Peter M. Kogge
PETER M. KOGGE received his Ph.D. in EE from Stanford in 1973. From 1968 until 1994 he was with IBM's Federal Systems Division, and was appointed an IBM Fellow in 1993. In August, 1994 he joined the University of Notre Dame as first holder of the endowed McCourtney Chair in Computer Science and Engineering. He has served as both Department Chair and Associate Dean for Research, College of Engineering. He is an IEEE Fellow, a Distinguished Visiting Scientist at JPL, and a founder and Chief Scientist of Emu Solutions, Inc. His research interests are in massively parallel computing paradigms, processing in memory, and the relationship between massive non-numeric applications, emerging technology, and computer architectures.
He holds over 40 patents and is author of two books, including the first text on pipelining. His Ph.D. thesis led to the Kogge-Stone adder used in many microprocessors. Other projects included EXECUBE - the world's first multi-core processor and first processor on a DRAM chip, the IBM 3838 Array processor which was for a time the fastest floating point machine marketed by IBM, and the IOP - the world’s second multi-threaded parallel processor which flew on every Space Shuttle. In 2008, he led DARPA’s Exascale technology study group, which resulted in a widely referenced report on technologies and architectures for exascale computing, and has had key roles on many other HPC programs. His startup, Emu Solutions, has demonstrated the first scalable system that utilizes mobile threads to attack large-scale big data and big graph problems.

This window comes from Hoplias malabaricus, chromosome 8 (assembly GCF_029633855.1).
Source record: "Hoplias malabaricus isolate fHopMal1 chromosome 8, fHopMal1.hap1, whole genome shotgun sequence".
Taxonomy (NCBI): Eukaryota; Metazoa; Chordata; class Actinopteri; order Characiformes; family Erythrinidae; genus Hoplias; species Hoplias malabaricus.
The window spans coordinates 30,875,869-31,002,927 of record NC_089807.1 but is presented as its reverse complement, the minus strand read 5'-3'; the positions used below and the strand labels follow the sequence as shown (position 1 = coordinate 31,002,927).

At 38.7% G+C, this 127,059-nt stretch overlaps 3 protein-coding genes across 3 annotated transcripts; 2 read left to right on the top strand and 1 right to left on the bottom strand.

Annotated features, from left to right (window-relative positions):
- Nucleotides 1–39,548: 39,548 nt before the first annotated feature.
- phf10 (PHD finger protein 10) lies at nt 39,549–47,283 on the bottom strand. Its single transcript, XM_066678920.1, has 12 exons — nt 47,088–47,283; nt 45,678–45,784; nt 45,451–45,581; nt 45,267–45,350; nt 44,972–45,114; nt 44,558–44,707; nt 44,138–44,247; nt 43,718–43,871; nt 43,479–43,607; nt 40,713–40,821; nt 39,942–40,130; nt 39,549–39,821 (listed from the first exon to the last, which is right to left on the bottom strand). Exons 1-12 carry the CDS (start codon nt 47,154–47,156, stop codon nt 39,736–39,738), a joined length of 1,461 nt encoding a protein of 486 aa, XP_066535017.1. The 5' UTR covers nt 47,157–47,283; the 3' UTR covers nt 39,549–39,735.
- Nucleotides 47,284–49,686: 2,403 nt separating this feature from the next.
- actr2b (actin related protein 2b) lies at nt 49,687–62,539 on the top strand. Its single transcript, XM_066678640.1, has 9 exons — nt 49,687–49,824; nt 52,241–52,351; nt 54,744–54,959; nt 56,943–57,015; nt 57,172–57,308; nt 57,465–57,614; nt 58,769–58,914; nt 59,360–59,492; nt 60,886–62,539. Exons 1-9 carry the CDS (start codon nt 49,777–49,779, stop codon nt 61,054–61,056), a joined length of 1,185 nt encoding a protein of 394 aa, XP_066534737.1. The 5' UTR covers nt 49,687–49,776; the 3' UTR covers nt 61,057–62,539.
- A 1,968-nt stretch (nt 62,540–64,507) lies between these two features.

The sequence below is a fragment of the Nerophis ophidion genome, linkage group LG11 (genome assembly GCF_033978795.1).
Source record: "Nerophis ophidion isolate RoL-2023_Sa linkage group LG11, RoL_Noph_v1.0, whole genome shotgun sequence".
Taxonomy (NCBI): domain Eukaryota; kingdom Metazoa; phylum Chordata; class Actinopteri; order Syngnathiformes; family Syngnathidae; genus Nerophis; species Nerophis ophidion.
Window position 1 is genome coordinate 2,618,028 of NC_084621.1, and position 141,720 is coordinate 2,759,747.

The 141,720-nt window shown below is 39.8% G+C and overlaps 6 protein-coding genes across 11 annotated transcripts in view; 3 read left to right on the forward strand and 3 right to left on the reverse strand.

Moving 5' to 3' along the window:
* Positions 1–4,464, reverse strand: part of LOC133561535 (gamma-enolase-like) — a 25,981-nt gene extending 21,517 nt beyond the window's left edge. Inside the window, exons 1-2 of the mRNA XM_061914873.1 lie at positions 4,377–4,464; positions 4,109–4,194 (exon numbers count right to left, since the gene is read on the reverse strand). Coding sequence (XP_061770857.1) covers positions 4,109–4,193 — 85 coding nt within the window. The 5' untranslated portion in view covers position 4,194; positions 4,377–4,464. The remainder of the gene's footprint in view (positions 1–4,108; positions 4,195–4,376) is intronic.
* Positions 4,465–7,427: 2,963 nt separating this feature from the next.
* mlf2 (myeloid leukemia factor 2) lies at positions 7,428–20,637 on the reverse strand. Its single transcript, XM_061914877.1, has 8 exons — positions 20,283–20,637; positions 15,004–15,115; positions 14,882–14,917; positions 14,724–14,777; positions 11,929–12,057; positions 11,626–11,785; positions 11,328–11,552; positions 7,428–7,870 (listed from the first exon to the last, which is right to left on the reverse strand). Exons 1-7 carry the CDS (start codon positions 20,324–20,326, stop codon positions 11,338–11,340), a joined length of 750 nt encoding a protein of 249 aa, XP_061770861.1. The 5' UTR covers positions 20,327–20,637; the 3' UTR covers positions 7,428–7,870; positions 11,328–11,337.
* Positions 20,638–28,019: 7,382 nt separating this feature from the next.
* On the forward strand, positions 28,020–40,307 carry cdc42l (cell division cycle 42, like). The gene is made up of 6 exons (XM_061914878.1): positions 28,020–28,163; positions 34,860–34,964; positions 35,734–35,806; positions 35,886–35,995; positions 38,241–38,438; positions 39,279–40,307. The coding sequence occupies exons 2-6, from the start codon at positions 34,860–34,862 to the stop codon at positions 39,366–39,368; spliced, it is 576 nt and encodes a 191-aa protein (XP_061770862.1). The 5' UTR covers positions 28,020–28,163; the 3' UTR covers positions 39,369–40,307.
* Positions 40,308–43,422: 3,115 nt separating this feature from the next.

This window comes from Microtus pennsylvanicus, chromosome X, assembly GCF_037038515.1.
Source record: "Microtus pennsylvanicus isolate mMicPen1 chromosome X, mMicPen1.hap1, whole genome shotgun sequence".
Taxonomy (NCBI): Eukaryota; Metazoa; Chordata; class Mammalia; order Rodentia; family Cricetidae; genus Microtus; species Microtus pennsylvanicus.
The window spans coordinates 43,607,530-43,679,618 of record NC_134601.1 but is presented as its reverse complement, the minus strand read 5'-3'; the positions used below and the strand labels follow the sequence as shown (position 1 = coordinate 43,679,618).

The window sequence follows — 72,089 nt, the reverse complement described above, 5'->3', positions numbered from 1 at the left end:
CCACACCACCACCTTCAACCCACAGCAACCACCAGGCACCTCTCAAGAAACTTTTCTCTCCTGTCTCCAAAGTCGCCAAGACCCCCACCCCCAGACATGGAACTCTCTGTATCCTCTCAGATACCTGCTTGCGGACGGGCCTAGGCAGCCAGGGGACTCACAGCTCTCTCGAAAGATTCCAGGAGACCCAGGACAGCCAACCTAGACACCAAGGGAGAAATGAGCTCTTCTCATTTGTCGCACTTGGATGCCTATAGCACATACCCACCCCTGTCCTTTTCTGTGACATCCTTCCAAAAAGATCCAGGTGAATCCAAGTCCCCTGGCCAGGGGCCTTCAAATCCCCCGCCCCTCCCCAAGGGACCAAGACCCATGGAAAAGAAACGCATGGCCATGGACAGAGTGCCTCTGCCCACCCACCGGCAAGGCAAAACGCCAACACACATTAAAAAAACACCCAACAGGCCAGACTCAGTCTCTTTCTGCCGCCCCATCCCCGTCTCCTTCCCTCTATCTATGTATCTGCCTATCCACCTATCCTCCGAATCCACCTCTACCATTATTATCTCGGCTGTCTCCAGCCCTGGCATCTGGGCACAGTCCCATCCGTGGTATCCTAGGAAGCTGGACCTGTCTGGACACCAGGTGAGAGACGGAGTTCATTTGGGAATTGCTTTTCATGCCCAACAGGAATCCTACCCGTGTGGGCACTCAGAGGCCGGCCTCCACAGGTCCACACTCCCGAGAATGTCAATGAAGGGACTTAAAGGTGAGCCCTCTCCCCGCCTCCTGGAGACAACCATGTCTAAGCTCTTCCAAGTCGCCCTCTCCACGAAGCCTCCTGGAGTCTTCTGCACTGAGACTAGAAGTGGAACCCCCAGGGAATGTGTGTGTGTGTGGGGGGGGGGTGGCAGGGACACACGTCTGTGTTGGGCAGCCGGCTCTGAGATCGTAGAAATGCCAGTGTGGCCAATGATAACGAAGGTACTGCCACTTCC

Dr. Kogge has received the Daniel Slotnick best paper award (1994), the IEEE Seymour Cray award for high performance computer engineering (2012), the IEEE Charles Babbage award for contributions to the evolution of massively parallel processing architectures (2014), the IEEE Computer Pioneer award (2015), and the Gauss best paper award for high performance computers (2015).
David Wang is a Director of Memory Product Planning at Samsung Semiconductor Inc. Currently, David is leading Samsung's efforts in next generation memory system interconnects. David has co-authored a book on memory systems titled "Memory Systems: Cache, DRAM, Disk". Prior to joining Samsung in 2017, David was a Distinguished Engineer and Memory Systems Architect for Inphi Corporation, and before that, a lead memory systems architect for MetaRAM. David received his PhD from the University of Maryland in 2005, his PhD thesis is on the topic of a high-performance, power-constrained, DRAM-command scheduling algorithm.
Dr. Philip Emma is a Fellow of the Institute of Electrical and Electronics Engineers. He recently retired as Chief Scientist from IBM TJ Watson Research Center in Yorktown Heights, NY. While his primary focus has been architecture and microarchitecture, he’s done work in many other areas throughout his career, including circuit design, packaging, memory, and transmission lines. He holds over 200 patents and has written parts of four books on these topics. He’s currently working on a book on quantum mechanics, as well as on his second novel.